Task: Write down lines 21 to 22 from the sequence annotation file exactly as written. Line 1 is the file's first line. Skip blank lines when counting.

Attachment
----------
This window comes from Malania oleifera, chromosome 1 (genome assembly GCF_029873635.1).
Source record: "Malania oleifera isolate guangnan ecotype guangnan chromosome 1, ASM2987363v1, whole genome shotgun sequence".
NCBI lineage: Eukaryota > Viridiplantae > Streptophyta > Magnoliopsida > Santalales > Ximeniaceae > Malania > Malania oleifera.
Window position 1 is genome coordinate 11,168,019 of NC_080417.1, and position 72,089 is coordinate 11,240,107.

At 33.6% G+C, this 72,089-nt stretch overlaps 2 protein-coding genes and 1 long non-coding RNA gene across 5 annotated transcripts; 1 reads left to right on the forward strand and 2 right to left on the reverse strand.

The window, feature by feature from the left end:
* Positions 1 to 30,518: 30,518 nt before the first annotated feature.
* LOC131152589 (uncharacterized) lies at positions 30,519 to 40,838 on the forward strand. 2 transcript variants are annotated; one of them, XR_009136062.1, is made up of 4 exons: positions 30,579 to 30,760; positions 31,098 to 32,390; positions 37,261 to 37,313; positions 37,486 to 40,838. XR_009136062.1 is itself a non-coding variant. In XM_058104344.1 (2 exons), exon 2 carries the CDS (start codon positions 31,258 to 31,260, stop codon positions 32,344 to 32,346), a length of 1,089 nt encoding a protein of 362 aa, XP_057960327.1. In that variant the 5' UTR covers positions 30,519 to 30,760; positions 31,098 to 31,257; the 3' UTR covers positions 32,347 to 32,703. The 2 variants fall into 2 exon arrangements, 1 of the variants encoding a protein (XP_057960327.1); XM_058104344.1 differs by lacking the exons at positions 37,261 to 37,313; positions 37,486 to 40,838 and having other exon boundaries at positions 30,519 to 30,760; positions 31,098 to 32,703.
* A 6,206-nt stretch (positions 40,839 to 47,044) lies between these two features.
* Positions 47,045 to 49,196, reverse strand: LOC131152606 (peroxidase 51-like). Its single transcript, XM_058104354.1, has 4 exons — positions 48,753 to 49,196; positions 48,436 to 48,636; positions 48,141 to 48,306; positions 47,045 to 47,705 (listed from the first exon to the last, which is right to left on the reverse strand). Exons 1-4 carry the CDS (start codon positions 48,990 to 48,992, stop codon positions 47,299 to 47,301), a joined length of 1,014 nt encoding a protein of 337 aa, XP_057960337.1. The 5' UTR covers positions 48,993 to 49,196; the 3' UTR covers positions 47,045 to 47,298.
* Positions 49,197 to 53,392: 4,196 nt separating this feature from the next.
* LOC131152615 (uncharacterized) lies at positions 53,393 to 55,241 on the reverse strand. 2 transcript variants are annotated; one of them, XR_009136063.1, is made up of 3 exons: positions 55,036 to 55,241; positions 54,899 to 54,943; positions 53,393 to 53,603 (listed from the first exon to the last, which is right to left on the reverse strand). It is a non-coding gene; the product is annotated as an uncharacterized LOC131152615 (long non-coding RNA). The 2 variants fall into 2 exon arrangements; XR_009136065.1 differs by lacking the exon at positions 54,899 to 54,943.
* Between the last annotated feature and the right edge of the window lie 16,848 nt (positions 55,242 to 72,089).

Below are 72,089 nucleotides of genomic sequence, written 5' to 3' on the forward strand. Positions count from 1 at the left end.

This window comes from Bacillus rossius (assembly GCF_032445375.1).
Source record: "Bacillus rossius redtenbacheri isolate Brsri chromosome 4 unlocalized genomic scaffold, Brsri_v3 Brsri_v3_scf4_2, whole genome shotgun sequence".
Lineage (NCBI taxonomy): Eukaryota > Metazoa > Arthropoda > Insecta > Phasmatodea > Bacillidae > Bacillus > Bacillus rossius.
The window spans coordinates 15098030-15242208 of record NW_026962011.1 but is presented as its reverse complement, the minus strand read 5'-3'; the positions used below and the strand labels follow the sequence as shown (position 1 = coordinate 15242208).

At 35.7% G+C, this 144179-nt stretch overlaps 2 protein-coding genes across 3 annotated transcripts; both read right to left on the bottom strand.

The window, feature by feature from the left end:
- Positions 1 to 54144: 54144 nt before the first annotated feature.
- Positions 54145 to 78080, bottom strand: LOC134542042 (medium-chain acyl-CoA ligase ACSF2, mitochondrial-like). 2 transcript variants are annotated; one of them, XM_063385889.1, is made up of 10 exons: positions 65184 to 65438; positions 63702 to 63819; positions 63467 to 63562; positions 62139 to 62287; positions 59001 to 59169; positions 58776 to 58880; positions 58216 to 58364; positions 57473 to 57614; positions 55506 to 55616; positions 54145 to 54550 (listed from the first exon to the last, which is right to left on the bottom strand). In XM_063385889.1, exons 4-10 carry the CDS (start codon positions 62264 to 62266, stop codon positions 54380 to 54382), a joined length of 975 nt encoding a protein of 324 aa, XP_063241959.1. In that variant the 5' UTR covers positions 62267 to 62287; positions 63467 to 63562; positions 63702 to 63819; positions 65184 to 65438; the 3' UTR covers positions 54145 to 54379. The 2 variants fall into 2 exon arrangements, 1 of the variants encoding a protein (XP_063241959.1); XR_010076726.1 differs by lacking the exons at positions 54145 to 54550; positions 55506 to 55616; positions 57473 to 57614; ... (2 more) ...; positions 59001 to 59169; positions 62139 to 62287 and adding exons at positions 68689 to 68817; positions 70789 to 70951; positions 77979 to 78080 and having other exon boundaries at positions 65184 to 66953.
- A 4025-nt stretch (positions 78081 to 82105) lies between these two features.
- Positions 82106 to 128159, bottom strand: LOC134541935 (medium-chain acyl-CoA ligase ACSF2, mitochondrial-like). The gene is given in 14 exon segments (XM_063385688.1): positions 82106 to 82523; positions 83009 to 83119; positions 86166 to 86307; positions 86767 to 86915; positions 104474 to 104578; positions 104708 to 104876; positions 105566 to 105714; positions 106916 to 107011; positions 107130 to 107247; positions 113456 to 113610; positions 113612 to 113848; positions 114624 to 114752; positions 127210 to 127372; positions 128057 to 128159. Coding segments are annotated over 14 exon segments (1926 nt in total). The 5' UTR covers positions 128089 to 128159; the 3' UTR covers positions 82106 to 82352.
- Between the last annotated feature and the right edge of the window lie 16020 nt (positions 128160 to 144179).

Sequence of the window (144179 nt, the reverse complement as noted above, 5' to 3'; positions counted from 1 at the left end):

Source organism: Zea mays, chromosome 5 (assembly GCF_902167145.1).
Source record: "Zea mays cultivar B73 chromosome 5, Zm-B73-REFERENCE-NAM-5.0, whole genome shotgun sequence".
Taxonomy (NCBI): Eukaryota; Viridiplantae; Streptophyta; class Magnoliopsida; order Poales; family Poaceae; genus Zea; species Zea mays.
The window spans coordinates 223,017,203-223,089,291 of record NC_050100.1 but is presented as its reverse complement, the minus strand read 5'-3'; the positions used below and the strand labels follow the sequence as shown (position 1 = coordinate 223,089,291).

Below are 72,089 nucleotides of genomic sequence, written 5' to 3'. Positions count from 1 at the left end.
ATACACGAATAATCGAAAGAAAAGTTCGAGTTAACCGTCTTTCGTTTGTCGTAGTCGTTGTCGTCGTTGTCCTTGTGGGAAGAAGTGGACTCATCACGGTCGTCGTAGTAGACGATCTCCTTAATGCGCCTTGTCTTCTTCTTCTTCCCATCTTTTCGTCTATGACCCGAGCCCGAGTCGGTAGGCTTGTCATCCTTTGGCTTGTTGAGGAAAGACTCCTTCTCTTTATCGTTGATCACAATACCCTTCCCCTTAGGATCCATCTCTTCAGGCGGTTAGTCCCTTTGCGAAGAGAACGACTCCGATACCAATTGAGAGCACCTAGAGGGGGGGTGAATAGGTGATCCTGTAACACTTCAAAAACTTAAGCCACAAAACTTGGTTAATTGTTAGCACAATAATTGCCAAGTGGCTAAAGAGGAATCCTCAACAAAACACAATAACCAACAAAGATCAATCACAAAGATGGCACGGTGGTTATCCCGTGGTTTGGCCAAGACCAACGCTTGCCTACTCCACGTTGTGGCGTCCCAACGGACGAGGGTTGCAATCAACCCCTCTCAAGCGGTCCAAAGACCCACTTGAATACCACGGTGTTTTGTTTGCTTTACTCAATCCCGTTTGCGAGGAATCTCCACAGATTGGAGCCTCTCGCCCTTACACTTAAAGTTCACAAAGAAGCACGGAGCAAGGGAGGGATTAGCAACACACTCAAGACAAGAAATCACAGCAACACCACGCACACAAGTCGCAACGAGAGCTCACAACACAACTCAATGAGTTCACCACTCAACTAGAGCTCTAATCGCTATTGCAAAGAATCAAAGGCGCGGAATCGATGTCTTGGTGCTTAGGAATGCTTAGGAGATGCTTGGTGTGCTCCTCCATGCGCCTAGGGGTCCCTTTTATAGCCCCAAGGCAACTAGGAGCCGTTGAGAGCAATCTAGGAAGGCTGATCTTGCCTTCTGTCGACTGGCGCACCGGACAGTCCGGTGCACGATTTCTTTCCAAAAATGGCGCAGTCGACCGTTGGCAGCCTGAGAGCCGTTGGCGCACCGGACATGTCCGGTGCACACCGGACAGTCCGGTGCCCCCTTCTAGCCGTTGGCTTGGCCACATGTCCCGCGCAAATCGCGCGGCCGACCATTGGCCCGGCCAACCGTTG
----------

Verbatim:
- Positions 1 to 54144: 54144 nt before the first annotated feature.
- Positions 54145 to 78080, bottom strand: LOC134542042 (medium-chain acyl-CoA ligase ACSF2, mitochondrial-like). 2 transcript variants are annotated; one of them, XM_063385889.1, is made up of 10 exons: positions 65184 to 65438; positions 63702 to 63819; positions 63467 to 63562; positions 62139 to 62287; positions 59001 to 59169; positions 58776 to 58880; positions 58216 to 58364; positions 57473 to 57614; positions 55506 to 55616; positions 54145 to 54550 (listed from the first exon to the last, which is right to left on the bottom strand). In XM_063385889.1, exons 4-10 carry the CDS (start codon positions 62264 to 62266, stop codon positions 54380 to 54382), a joined length of 975 nt encoding a protein of 324 aa, XP_063241959.1. In that variant the 5' UTR covers positions 62267 to 62287; positions 63467 to 63562; positions 63702 to 63819; positions 65184 to 65438; the 3' UTR covers positions 54145 to 54379. The 2 variants fall into 2 exon arrangements, 1 of the variants encoding a protein (XP_063241959.1); XR_010076726.1 differs by lacking the exons at positions 54145 to 54550; positions 55506 to 55616; positions 57473 to 57614; ... (2 more) ...; positions 59001 to 59169; positions 62139 to 62287 and adding exons at positions 68689 to 68817; positions 70789 to 70951; positions 77979 to 78080 and having other exon boundaries at positions 65184 to 66953.